What to Know
- Sen. Menendez is accused of accepting bribes from Salomon Melgen in exchange for helping his friend with business disputes
- Menendez and Melgen had contended in court filings that the gifts were evidence of the pair's longtime friendship, not a corrupt agreement
- Both men faced multiple fraud and bribery charges; Menendez had pleaded not guilty and denied any wrongdoing
A jury that has listened to nine weeks of testimony and evidence is expected to begin deliberations Monday in the bribery trial of U.S. Sen. Bob Menendez and a wealthy friend.
The panel heard closing arguments last week from prosecutors and from attorneys for co-defendant Salomon Melgen. Jurors are scheduled to hear from Menendez's attorney Monday, followed by the prosecution's rebuttal.
If Menendez is convicted and steps down or is voted out by a two-thirds majority before New Jersey Gov. Chris Christie leaves office Jan. 18, the term-limited Republican could appoint a replacement.
Menendez is charged with accepting gifts from Melgen, a Florida eye doctor, over a seven-year period in exchange for pressuring government officials on behalf of Melgen's business interests. Melgen also contributed more than $600,000 to political organizations that supported Menendez directly or indirectly.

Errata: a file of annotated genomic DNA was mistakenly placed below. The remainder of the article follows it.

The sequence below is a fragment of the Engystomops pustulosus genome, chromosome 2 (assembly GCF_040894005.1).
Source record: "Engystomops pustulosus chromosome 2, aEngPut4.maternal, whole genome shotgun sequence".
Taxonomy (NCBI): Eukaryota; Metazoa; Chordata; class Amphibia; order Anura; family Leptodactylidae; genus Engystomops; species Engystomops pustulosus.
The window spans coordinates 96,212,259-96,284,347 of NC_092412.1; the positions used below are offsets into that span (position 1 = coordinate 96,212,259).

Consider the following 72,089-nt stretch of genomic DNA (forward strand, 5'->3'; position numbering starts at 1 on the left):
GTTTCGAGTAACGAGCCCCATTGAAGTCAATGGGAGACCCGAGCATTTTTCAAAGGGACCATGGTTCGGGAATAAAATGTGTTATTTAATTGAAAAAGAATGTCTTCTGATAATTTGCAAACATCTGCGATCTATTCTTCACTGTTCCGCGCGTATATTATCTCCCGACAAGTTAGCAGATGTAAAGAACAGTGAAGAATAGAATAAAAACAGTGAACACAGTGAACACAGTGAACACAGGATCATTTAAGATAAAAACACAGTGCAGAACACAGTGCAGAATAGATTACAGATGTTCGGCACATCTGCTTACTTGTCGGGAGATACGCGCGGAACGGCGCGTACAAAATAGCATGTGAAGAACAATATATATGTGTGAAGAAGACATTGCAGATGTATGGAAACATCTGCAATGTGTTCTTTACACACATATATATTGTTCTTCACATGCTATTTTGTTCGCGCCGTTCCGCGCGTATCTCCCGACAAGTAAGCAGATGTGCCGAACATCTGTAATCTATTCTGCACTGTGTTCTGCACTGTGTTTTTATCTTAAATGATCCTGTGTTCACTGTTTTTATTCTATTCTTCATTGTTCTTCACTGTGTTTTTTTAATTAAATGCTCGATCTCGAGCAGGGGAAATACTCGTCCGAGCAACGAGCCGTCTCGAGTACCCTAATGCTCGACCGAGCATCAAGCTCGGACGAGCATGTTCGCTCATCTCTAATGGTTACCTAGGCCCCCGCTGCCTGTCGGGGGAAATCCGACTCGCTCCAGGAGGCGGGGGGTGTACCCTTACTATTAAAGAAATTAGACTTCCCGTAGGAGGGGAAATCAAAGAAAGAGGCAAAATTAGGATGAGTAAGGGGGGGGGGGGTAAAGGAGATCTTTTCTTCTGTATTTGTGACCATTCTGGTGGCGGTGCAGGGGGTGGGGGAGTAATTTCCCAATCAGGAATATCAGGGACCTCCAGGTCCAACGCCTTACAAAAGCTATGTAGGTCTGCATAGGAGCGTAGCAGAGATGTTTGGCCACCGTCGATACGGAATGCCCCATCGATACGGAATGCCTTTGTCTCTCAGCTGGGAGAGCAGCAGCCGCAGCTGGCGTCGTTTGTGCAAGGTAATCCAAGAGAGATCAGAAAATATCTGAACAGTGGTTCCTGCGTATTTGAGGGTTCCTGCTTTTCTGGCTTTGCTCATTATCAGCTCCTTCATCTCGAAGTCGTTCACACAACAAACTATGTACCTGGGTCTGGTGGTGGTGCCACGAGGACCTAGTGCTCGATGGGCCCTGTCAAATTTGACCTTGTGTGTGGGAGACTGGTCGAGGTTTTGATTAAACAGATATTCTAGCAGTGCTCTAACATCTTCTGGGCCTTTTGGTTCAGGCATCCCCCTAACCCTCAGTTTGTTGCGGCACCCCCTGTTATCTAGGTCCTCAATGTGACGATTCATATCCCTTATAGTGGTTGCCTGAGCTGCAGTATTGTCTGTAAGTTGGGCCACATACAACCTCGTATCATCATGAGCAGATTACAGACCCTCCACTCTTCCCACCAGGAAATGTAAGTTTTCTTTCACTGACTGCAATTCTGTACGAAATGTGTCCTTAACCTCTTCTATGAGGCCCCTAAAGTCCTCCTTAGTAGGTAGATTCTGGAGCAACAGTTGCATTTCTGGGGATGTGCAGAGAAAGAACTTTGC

Prosecutors characterized Menendez as Melgen's "personal senator" in closing arguments. They allege he accepted lavish vacations, flights on Melgen's private jet and other gifts and repaid Melgen by pushing executive branch officials to resolve the doctor's $8.9 million Medicare billing dispute and other issues.
Both men deny any bribery arrangement and say the gifts are reflective of their longtime friendship. Menendez contends his meetings and interactions with officials from the departments of state, commerce and health were on policy issues and not to lobby for Melgen.
In their closing arguments last week, Melgen's attorneys accused prosecutors of lying to jurors by tailoring disparate facts to fit their narrative of the alleged bribery scheme.
Menendez served in the U.S. House from 1993 until filling the Senate seat vacated when Democrat Jon Corzine became New Jersey governor in 2006.
The trial is the first major federal bribery trial since a 2016 U.S. Supreme Court decision overturned the conviction of former Republican Virginia Gov. Bob McDonnell and narrowed the definition of official bribery.